When watching an NFL game, particularly one in which your favorite team is getting their asses kicked from Kansas City to Buffalo, it can sometimes be difficult to understand exactly what is going on. Emotions are involved for one, but moreover, there is simply too much happening for anyone to get an accurate idea of how each player is playing by just watching the game once. One bad play may stick out in your mind, causing you to declare that so-and-so had a terrible game. Often, quite the opposite is true.
That is where our friends at Pro Football Focus come in. Over at PFF, they watch every player on every snap of every game. They evaluate the players performance on each play and assign them a numerical grade from -2.0 (utter failure) to +2.0 (excellent play). The average, then, would be around 0.0. They then add and subtract all those scores to get a players true grade for the game and eventually, the season. They take into account things that traditional stats do not. For instance if Barry Richardson whiffs on a block, and Jamaal Charles gets hit int he backfield, Richardson, not Charles will get a poor grade for that play. On the stat sheet, Jamaal would be given a 4-yard loss on one carry.
The system is a bit complicated but suffice it to say, these guys have a better idea of how each player played than you do, even if you watched the game twice on DVR.
So let’s go inside the numbers with Pro Football Focus, Arrowhead Addict’s most trusted source for player evaluation.
Before we begin, if you aren’t familiar with the PFF evaluations, check this out.
Quick, who was KC’s best offensive player Sunday? Charles? McCluster? Breaston maybe?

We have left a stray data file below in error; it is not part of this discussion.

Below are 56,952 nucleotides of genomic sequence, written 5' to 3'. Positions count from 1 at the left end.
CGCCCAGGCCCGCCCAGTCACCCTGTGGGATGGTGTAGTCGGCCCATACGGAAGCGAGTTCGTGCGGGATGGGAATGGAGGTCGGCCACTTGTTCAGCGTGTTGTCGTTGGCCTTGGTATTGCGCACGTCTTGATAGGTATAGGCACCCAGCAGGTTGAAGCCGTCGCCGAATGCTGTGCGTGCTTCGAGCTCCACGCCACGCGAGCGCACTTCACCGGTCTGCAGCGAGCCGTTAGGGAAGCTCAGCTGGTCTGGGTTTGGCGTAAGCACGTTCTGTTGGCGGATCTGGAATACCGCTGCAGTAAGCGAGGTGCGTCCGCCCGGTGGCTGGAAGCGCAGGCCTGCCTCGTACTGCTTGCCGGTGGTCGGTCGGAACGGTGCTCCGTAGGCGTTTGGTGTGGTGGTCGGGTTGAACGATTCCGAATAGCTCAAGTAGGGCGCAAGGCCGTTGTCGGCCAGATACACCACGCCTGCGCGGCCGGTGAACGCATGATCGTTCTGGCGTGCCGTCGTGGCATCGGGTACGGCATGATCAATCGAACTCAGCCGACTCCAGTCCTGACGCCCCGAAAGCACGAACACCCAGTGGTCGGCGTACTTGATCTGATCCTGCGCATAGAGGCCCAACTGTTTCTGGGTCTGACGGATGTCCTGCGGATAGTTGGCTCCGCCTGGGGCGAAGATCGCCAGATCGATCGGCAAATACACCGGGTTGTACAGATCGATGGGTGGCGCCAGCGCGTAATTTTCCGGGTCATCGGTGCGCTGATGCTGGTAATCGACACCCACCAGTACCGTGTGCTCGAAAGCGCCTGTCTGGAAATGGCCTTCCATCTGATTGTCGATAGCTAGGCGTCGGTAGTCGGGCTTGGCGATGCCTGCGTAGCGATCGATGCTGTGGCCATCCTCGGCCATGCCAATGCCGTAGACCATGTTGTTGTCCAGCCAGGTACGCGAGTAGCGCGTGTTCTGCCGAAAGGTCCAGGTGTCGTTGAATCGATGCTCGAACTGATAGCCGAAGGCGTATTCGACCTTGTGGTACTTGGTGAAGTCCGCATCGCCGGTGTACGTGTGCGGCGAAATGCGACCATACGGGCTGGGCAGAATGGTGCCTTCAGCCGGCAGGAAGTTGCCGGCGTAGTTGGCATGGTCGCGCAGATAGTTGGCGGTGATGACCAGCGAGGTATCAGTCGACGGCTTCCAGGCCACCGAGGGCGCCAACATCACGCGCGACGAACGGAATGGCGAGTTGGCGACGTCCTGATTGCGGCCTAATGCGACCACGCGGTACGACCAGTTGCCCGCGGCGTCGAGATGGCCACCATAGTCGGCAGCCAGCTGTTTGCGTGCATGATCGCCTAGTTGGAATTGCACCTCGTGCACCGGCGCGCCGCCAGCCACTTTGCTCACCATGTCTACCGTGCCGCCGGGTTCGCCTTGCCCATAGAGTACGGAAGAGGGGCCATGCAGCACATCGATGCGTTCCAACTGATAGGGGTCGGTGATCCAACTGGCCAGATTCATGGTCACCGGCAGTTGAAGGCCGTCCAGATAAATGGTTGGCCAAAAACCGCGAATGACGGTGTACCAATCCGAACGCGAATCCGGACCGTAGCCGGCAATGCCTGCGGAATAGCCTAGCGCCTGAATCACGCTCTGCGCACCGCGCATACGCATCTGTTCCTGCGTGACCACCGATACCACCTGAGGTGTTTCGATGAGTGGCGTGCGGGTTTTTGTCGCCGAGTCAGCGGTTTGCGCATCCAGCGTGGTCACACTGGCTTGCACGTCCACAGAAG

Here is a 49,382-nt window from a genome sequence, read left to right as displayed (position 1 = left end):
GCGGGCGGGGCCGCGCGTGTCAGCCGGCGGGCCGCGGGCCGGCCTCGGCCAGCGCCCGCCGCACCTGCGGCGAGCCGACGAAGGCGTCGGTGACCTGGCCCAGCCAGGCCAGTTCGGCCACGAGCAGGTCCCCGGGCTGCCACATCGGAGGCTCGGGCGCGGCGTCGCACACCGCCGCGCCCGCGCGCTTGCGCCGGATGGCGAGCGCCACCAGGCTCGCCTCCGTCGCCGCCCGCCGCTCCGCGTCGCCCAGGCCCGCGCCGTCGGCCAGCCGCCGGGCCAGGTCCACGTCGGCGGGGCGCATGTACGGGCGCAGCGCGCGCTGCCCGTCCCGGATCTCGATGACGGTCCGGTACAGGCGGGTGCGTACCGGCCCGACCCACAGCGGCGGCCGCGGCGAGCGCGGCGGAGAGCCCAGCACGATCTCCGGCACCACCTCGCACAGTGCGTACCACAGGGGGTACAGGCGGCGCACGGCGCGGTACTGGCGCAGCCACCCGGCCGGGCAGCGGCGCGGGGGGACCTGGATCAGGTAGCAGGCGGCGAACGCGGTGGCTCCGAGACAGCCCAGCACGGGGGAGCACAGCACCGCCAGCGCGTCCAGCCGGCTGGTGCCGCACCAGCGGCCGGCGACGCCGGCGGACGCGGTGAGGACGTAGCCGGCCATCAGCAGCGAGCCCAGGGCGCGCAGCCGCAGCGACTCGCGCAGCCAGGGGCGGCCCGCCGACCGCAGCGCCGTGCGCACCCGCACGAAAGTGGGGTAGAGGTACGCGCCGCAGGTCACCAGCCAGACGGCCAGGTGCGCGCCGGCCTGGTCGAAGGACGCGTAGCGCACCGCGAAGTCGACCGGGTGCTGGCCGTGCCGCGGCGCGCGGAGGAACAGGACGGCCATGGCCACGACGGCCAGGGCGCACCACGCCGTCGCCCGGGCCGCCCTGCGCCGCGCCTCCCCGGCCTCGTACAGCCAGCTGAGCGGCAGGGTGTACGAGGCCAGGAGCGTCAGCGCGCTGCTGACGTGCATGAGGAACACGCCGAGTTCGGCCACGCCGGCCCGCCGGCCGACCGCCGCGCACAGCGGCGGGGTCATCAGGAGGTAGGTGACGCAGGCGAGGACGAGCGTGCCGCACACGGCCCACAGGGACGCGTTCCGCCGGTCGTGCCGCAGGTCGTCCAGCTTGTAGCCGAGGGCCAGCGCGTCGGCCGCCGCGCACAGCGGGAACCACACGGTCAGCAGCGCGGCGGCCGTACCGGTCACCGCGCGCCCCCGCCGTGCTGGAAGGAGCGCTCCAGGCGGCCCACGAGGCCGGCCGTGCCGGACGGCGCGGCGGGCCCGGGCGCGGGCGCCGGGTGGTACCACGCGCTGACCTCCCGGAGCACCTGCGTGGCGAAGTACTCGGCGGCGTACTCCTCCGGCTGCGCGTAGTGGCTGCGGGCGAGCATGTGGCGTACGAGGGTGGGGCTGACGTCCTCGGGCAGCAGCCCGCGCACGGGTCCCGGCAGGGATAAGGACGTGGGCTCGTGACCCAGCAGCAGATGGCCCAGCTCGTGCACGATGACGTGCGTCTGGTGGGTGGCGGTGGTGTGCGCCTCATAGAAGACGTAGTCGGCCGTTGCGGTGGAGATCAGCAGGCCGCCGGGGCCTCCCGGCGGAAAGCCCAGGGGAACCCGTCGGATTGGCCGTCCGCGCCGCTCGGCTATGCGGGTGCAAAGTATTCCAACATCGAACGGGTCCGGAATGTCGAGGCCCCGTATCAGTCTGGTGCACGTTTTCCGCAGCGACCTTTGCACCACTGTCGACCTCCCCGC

Nope. It was Branden Albert.
A few astute AA readers noticed this and mentioned it in the comments yesterday. Take a bow, guys.
Branden Albert graded out at an overall +2.9. That is an excellent mark for the LT. He got most of those high marks for his pass blocking +2.2. He graded +0.4 in run blocking.
The other offensive lineman to grade well was Casey Wiegmann +1.9. He was +1.8 run blocking, which makes sense considering how long he has been in the zone blocking scheme. He graded -0.1 in pass blocking, which while it isn’t great, is a lot closer to average than say…
Jon Asamoah. The second year player was the second worst player on offense. He graded a -2.3 overall. Most of his trouble was run blocking with a -1.6 grade. His pass blocking was average at 0.0 though he did give up a sack. His other poor marks came because he was penalized once.
Barry Richardson was predictably bad, but not in the way you’d think. Usually Richardson struggles in pass blocking and excels in run blocking. Not Sunday. He was -2.1 blocking the run and actually +0.7 blocking the pass. He was responsible for two QB pressures and received an overall grade of -1.1.
Ryan Lilja was good against the pass (+1.5) and poor against the run (-1.6) for an overall of 0.2.